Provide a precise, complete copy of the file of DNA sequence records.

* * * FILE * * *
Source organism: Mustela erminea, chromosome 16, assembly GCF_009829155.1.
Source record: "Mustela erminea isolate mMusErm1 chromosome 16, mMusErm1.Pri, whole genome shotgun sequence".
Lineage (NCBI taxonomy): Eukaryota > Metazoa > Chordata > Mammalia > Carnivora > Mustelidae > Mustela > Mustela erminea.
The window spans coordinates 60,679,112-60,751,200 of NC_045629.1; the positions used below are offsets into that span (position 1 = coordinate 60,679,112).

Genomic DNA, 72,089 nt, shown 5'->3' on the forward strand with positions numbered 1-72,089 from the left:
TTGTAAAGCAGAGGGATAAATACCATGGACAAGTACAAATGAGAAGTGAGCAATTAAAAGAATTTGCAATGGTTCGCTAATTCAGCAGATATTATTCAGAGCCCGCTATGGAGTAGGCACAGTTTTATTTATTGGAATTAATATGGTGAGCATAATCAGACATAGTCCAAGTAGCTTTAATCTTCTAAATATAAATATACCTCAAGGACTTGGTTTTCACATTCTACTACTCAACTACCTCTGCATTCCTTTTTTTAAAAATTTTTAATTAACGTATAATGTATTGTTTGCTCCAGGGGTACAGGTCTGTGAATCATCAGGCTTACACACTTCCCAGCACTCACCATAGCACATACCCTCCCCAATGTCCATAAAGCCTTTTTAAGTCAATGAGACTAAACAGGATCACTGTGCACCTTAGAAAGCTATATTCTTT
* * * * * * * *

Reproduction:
Source organism: Mustela erminea, chromosome 16, assembly GCF_009829155.1.
Source record: "Mustela erminea isolate mMusErm1 chromosome 16, mMusErm1.Pri, whole genome shotgun sequence".
Lineage (NCBI taxonomy): Eukaryota > Metazoa > Chordata > Mammalia > Carnivora > Mustelidae > Mustela > Mustela erminea.
The window spans coordinates 60,679,112-60,751,200 of NC_045629.1; the positions used below are offsets into that span (position 1 = coordinate 60,679,112).

Genomic DNA, 72,089 nt, shown 5'->3' on the forward strand with positions numbered 1-72,089 from the left:
TTGTAAAGCAGAGGGATAAATACCATGGACAAGTACAAATGAGAAGTGAGCAATTAAAAGAATTTGCAATGGTTCGCTAATTCAGCAGATATTATTCAGAGCCCGCTATGGAGTAGGCACAGTTTTATTTATTGGAATTAATATGGTGAGCATAATCAGACATAGTCCAAGTAGCTTTAATCTTCTAAATATAAATATACCTCAAGGACTTGGTTTTCACATTCTACTACTCAACTACCTCTGCATTCCTTTTTTTAAAAATTTTTAATTAACGTATAATGTATTGTTTGCTCCAGGGGTACAGGTCTGTGAATCATCAGGCTTACACACTTCCCAGCACTCACCATAGCACATACCCTCCCCAATGTCCATAAAGCCTTTTTAAGTCAATGAGACTAAACAGGATCACTGTGCACCTTAGAAAGCTATATTCTTT